Gov. Jim Justice announced Friday that West Virginia’s general tax revenue for March 2022 was $488.1 million — an all-time high for March, according to the governor’s office.
March 2022 collections were $150.1 million above estimates and 29.9% higher than the previous year’s receipts.
Nine months through fiscal 2022, year-to-date collections of $3.966 billion are nearly $740 million higher than the busget estimate, breaking the state’s all-time high for the total surplus until March.
March revenue collections set several additional state records in various categories.
Departure tax collections totaled $83.9 million, a new all-time state record for March, according to the governor. Departure tax collections were $52 million higher than estimated and 78% higher than the previous year’s receipts. Since the start of the year, departure tax collections of nearly $500.5 million are also a record. They are $335 million (203%) ahead of the previous year’s revenue and are now $264.4 million above the year-to-date estimate – yet another record for March.
Personal income tax collections totaled $204.3 million, and personal income tax collections exceeded the previous year’s revenue by almost 50%.
Consumption sales tax revenue was $18.3 million higher than estimated and 11% higher than the previous year’s revenue, according to the governor’s figures.
Corporate net income tax collections were almost $0.3 million higher than estimated.
Sen. Joe Manchin, DW.Va.,
announced $80,000 from the Economic Development Administration (EDA) for the Snowshoe Resort Community District in West Virginia to conduct a feasibility study to assess the available employment market for the district.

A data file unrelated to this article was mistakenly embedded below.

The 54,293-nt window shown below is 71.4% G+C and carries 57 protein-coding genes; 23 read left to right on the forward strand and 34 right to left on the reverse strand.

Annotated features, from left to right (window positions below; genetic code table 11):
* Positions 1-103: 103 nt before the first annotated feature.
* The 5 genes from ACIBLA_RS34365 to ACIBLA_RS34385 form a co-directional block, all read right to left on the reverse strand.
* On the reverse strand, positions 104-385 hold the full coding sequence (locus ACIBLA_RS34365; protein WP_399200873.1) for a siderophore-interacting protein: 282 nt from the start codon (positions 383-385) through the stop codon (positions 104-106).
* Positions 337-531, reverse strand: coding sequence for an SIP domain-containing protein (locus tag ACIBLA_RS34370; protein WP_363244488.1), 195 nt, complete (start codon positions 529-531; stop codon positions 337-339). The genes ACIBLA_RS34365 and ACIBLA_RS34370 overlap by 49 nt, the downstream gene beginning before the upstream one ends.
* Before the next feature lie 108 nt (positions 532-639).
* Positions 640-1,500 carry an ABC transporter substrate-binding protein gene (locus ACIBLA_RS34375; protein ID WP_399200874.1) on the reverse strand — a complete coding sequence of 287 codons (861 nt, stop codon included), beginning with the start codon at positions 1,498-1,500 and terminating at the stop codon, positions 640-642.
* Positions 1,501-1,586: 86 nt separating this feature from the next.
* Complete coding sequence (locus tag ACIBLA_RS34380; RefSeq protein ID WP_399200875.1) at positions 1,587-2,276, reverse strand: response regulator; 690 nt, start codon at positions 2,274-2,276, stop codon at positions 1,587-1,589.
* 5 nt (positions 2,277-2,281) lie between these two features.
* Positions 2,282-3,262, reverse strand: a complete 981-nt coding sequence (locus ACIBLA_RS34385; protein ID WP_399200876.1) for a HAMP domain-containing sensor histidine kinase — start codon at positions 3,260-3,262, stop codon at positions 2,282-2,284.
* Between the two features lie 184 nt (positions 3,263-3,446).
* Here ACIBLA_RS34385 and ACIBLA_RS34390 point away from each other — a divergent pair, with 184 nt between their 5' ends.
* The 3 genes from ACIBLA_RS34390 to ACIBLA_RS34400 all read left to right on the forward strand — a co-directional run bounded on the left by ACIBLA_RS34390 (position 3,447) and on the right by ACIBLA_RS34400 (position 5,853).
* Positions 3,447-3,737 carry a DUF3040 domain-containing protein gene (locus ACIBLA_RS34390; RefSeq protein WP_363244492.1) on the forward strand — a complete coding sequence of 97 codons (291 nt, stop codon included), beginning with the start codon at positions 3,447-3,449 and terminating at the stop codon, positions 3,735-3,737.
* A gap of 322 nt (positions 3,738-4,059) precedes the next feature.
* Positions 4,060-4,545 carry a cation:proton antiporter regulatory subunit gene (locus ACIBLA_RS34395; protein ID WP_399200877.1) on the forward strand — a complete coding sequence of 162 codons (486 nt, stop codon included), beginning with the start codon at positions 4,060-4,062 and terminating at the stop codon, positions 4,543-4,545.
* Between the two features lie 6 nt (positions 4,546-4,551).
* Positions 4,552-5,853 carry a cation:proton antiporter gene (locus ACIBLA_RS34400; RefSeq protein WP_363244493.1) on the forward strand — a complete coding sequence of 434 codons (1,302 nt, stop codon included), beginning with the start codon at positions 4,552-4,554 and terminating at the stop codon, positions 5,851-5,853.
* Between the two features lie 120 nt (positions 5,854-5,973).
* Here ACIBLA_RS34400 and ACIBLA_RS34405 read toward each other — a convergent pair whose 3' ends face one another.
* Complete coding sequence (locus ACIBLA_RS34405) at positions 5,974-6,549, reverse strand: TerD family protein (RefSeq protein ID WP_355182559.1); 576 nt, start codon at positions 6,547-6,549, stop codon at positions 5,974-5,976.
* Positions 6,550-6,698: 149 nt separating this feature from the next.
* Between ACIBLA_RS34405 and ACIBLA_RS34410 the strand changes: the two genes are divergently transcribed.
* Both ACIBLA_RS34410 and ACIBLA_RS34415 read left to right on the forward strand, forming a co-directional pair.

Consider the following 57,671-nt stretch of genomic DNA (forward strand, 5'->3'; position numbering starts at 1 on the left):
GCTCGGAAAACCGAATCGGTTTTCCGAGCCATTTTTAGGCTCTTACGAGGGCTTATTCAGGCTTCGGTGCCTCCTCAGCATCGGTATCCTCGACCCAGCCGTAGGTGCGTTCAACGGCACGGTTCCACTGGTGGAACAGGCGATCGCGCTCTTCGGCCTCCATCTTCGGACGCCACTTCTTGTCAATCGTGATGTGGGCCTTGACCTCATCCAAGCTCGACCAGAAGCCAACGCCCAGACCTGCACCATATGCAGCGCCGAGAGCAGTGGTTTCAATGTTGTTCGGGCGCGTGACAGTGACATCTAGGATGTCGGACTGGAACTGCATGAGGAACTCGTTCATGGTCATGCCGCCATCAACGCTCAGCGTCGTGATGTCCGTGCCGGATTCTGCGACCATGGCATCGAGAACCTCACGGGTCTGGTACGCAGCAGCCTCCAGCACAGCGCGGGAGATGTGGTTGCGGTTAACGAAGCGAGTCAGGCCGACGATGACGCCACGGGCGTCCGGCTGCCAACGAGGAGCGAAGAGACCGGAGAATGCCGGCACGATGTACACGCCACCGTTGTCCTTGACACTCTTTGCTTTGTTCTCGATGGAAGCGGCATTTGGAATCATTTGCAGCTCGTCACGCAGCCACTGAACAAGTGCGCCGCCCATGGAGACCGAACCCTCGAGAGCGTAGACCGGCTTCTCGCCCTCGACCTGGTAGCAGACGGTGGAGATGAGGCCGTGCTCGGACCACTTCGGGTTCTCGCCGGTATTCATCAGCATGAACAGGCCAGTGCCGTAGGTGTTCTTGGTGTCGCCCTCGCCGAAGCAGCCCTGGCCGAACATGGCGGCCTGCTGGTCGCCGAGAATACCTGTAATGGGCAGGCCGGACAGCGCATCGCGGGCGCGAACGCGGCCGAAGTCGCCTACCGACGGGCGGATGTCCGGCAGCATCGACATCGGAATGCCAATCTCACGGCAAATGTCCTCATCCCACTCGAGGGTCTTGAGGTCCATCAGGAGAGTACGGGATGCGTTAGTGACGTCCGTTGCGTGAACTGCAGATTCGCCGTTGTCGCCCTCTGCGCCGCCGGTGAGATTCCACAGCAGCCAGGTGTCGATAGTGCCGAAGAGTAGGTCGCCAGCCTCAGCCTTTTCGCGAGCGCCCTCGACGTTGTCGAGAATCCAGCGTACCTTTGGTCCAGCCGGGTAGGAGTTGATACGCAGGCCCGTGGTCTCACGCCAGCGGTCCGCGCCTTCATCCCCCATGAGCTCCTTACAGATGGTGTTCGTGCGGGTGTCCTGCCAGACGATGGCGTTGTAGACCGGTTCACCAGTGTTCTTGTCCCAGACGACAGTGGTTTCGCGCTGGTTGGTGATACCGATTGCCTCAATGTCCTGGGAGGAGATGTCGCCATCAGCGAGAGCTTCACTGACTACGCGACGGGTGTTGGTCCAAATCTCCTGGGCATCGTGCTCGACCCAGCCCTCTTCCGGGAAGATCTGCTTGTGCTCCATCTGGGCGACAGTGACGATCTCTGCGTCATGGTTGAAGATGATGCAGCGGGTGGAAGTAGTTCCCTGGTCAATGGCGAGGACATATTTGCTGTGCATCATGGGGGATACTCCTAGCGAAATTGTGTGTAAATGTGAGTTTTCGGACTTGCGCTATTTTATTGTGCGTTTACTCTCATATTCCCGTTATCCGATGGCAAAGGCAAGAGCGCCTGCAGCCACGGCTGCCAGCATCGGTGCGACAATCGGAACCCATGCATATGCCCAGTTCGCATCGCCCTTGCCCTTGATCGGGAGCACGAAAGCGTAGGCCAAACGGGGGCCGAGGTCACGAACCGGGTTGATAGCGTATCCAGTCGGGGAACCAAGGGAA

The funding is part of EDA’s Coal Community Assistance (ACC) program, which supports business development, economic growth and job creation by investing in coal communities across the country.
The study will examine the ability of the Snowshoe Resort Community District to drive business growth, explore what is needed to foster business development, attract new business, and provide opportunities for ongoing employment.
The Southern Appalachia Labor School (SALS) April Book Sale is scheduled for today, Saturday, April 2, from 10 a.m. to 3 p.m. in the SALS Annex, located behind the historic Oak Hill School at 140 School Street.
There are thousands of books to browse including novels, novels, history, religion, psychology, classics, politics, craft books, recipe books and some CDs and LPs. There are also children’s books for all ages.
With a few exceptions, books cost $1 for hardbacks and $0.50 for paperbacks. A room has been set aside for clearance books which sell for $1 a bag.
Masks are required to protect yourself and others. Masks will be available.